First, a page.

Pawlenty Tries for Toughness

It's interesting to see that after his shrinking performance in the New Hampshire debate, where he declined to press his attack on Mitt Romney's health-care plan, Tim Pawlenty has chosen foreign policy, not health care, as the vehicle through which to prove his toughness. This column from Jeff Goldberg is a good illustration both of how Pawlenty is trying to do this and how he remains unwilling to deliver full-throated criticism (in this case, of Ronald Reagan's decision to withdraw from Lebanon):

In a Republican field that leans toward poll-influenced world- weariness, Pawlenty embraces the muscular, no-apologies interventionism of McCain and Graham. He listens to McCain's advisers, and he is critical of what he sees as a kind of creeping fecklessness in Republican foreign policy. (See: Mitt Romney's equivocating on Afghanistan in the June 13 New Hampshire debate; also, much of what Jon Huntsman says about foreign policy.)

Then came Goldberg's John King moment:
I asked Pawlenty if he thought Reagan's decision to withdraw from Lebanon was wrong. He went silent.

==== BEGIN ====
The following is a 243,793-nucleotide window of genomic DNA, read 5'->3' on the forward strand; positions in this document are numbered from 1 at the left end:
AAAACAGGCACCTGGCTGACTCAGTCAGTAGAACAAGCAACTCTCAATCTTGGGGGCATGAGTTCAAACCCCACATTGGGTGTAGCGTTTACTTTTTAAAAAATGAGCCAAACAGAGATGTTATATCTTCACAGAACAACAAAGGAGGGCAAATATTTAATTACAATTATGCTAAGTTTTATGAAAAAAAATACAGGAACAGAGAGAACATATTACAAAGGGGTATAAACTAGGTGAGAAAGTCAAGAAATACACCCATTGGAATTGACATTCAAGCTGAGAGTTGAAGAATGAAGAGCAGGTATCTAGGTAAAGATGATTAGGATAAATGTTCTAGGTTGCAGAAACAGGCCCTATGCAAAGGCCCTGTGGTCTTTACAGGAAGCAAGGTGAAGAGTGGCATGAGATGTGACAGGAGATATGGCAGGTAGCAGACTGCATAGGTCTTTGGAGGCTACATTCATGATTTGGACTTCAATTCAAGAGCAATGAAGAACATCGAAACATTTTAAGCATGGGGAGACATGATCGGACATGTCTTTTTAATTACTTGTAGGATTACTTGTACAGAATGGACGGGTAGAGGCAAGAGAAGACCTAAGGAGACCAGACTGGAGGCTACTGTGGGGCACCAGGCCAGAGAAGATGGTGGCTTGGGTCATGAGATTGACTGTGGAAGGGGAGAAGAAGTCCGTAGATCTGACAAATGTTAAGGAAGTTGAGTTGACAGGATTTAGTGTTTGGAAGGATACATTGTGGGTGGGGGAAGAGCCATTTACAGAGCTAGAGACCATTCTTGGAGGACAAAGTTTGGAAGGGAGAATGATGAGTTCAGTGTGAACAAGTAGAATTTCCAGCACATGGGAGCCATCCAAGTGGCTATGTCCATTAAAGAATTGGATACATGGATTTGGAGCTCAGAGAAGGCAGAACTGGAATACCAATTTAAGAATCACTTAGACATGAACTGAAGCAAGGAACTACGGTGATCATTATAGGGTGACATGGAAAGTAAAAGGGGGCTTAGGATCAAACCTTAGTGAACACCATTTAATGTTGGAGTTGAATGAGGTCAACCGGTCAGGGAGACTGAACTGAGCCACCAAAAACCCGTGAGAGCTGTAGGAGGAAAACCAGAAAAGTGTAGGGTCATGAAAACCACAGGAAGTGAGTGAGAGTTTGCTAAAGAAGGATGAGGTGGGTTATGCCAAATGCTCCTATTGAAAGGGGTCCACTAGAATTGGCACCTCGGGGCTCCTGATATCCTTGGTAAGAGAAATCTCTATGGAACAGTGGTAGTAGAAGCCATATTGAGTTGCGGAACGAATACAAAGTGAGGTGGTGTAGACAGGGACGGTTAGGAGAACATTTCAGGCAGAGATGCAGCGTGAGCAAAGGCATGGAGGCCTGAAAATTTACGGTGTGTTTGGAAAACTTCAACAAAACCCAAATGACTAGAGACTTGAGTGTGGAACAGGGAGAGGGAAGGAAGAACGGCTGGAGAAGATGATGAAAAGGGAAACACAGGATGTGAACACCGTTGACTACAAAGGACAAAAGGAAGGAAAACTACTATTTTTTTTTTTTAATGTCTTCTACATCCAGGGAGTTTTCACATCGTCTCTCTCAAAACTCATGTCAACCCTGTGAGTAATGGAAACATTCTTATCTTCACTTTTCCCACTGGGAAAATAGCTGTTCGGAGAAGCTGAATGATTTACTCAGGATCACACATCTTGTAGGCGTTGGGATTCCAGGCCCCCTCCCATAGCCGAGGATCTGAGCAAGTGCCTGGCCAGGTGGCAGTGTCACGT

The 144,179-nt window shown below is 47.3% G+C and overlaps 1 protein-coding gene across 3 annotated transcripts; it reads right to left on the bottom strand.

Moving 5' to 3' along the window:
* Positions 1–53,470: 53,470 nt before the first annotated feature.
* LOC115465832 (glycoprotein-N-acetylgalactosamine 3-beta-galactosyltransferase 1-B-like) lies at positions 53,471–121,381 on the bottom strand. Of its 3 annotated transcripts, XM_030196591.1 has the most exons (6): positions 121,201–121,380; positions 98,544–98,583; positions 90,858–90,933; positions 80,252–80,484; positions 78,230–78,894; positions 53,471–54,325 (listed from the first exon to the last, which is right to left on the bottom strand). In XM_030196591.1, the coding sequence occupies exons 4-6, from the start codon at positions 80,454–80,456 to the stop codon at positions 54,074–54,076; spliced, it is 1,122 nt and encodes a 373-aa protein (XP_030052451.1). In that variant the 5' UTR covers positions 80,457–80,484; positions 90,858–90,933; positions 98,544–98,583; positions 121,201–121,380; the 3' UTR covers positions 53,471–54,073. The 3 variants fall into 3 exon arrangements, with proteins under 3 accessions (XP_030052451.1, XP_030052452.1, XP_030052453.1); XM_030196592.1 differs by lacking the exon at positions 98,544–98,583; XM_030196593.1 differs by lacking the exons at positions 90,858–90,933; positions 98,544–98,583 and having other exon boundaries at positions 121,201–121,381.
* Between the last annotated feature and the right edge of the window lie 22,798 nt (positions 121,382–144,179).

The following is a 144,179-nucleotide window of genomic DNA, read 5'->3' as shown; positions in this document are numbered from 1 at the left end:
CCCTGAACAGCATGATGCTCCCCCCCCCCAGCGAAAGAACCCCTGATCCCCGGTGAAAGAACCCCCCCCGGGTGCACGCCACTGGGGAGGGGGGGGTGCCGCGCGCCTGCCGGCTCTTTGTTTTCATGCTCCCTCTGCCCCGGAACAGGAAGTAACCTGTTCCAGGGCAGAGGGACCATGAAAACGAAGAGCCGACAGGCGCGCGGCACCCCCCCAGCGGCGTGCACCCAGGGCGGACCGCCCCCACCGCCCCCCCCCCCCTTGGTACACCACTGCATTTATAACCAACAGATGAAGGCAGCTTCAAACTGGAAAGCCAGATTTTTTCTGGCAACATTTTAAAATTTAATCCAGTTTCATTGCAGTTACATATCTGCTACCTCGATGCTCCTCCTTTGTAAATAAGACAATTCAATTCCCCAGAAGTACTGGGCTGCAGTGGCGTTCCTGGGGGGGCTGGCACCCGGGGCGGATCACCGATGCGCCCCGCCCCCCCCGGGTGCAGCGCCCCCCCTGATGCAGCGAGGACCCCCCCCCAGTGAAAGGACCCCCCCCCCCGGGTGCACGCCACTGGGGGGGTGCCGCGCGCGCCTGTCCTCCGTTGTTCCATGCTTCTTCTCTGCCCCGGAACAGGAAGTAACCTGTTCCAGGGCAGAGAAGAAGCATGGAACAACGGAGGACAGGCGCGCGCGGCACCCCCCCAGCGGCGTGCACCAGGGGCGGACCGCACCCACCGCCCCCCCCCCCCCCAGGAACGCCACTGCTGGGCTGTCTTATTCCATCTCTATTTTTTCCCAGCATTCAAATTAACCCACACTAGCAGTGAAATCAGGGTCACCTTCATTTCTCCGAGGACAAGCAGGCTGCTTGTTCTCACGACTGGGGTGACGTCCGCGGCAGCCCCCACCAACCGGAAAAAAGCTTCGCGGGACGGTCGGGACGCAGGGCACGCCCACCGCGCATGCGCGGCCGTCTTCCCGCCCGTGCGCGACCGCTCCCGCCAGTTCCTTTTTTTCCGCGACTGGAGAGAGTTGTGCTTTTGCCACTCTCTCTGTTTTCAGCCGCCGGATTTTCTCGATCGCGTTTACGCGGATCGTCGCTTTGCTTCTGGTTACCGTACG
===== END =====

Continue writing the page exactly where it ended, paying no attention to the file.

"Am I putting you in the uniquely uncomfortable position of criticizing Ronald Reagan?" I asked.

"I guess I would go back and say that my view, without referencing a particular president, is that once the United States commits to a mission, it's really important that we prevail."

Not exactly Churchill. But Pawlenty did succeed in picking a fight--although with the guy at the bottom (Jon Huntsman), rather than the top, of the polls. Still, his foreign policy push will continue in just a few moments when he delivers what his campaign bills as a "major" speech at the Council on Foreign Relations.


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Joshua Green is a former senior editor at The Atlantic.

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